A human-robotic system is under development that can map an unknown environment, as well as discover, track, and neutralize several static and dynamic objects of interest. In addition, the robots can coordinate their individual tasks with one another without overly burdening a human operator. The testbed utilizes the Segway RMP platform, with lidar, vision, inertial, and GPS sensors. The software draws from autonomous systems research, specifically in the areas of pose estimation, target detection and tracking, motion and behavioral planning, and human robot interaction.
Environmental sensing includes SICK and Hokuyo laser range finders, and three EO cameras. Localization sensing is provided by an inertial measurement unit (IMU), wheel odometry, and a dual GPS system. A distributed Real-time Data Distribution Network was developed, allowing for accurate time synchronization of data for key algorithms such as sensor fusion. The pose (localization and attitude) estimator uses a custom Bayesian filter, supplemented with lidar-based SLAM methods in order to ensure robust localization in complex terrain (e.g. during wheel slippage) and during indoor operations.
An estimate of the world state, defined as both the static environment and dynamic targets, is maintained locally as well as globally (collaborative). Static terrain maps are developed using probabilistic grid fusion methods, extended to a collaborative, decentralized system. An important characteristic of the static mapping is to maintain local and global representations of the maps for different functions such as path and mission planning.
The problem of autonomous target identification is addressed using computer vision detection methods fused with lidar in a formal Bayesian tracking and classification estimator. The expert human operator validates the targets and removes false positives. Collaborative behaviors are managed at the global level, with the connections to the Human-Machine Interface (HMI). A flexible interface has been designed that is capable of both Playbook and tabletstyle interaction.
The robot is designed to mount various sensors, electrical components, two mini-ITX computers, and two LiPo batteries. Each robot is equipped with one SICK LMS-291 and one Hokuyo URG- 04LX laser range finder, three PGR Firefly MV Firewire Cameras, one MicroStrain Inertia-Link Inertial Measurement Unit (IMU), and two Septentrio AsteRX1 GPS receivers. In order to provide a more accurate timestamp for all of the sensors on the robot, Cornell Skynet’s real-time data network technology is leveraged. Each sensor measurement packet obtains its timestamp from a microcontroller.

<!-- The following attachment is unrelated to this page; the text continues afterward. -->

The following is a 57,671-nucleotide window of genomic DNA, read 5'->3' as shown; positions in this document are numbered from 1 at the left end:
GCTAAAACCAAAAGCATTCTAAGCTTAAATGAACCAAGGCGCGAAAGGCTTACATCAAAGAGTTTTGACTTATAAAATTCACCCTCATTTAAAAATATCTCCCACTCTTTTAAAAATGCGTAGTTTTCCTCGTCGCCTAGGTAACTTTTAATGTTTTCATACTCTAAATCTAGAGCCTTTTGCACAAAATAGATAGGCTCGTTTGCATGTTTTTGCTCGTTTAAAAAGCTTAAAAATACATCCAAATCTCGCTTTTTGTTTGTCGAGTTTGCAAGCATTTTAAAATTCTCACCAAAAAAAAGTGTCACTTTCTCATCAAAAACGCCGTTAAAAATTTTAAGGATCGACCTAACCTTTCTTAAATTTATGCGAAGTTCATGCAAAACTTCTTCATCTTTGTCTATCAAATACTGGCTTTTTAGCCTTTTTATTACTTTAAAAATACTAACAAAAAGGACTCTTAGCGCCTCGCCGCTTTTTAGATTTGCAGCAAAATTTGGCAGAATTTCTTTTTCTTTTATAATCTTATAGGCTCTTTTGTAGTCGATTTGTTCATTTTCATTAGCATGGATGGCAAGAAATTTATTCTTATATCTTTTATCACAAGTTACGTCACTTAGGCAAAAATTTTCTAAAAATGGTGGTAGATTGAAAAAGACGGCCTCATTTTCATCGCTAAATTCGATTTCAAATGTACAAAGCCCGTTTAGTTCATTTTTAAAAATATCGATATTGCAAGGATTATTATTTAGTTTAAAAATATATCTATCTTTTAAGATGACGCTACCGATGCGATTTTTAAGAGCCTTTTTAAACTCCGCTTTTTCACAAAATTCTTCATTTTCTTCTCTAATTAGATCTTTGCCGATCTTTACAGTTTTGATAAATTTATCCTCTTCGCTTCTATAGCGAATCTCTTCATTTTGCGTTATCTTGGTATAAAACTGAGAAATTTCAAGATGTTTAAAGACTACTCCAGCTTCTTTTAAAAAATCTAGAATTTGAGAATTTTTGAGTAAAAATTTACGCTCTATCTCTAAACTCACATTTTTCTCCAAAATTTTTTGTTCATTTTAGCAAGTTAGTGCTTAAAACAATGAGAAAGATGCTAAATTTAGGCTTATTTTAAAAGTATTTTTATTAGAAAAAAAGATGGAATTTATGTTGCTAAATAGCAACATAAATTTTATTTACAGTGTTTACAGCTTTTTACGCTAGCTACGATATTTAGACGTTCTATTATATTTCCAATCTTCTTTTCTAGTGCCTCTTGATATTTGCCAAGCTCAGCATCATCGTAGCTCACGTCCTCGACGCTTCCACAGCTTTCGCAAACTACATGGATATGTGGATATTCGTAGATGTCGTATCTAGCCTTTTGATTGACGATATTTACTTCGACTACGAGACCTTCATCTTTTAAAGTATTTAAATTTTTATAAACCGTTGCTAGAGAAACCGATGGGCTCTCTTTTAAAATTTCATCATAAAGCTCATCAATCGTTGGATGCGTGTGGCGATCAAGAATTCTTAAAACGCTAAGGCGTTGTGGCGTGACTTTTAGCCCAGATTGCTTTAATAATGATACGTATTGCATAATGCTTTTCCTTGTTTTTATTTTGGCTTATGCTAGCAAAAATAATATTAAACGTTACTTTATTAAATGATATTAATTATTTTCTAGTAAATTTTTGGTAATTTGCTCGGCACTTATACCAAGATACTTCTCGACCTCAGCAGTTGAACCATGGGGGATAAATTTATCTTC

Each computer is equipped with a Core 2 Duo Mobile CPU, 2GB RAM, a wireless network PCI card, and an IEEE 1394 Firewire port. It is also equipped with a solid-state hard drive to prevent hard-drive failure from vibration as the robot maneuvers over rough terrain.
The purpose of the Localization component, termed Pose, is to form the best estimate of the robot position, attitude, and internal states possible given all of the data collected by the robot’s sensor systems, subject to computational limits. Maintaining a smooth trajectory estimate is required for robot tasks such as obstacle avoidance and local target tracking. Without an accurate history of its own position and orientation, the robot would be unable to properly merge data sets taken at different points in time, without which operation would be extremely limited if not impossible.
In order to globally localize themselves, robots rely on two 4Hz Septentrio GPS receivers with antennas mounted fore and aft of the robot center. These receivers are connected via wireless link to a ground station providing differential corrections.
The human-machine interface (HMI) serves three main purposes: to maintain operator situation awareness (SA), to facilitate natural and efficient interaction, and to support system flexibility and scalability. The current HMI solution consists of a double-monitor display and the hardware E-STOP. One screen displays a global view of the environment in which the robots are operating, including all robot poses and current statuses, detected obstacles, and dangerous areas such as Object of Interest (OOI) blast zones. The other screen facilitates more specialized interaction, such as viewing robot camera feeds, examining the local environment around an individual robot, teleoperating robots, and OOI confirmation and neutralization.
Streaming camera images from all robots are displayed at the top of the screen; the operator can click a robot’s camera view to select it as the Focus Robot. The Focus Robot’s camera stream is enlarged and displayed in the center of the screen, as well as a local scrolling map centered at the robot’s location. This allows the operator to gain a better understanding of the environment around a particular robot. In rare cases when the operator must control a robot directly, a teleoperation panel also provides joystick-like control of the Focus Robot. Teleoperation is most helpful when the robot is “stuck” or can otherwise not be safely controlled by the onboard planner.
This work was done by Daniel Lee, Mark McClelland, Joseph Schneider, Tsung-Lin Yang, Dan Gallagher, John Wang, Danelle Shah, Nisar Ahmed, Pete Moran, Brandon Jones, Tung-Sing Leung, Aaron Nathan, Hadas Kress-Gazit, and Mark Campbella of Cornell University for the Air Force Office of Scientific Research. AFRL-0196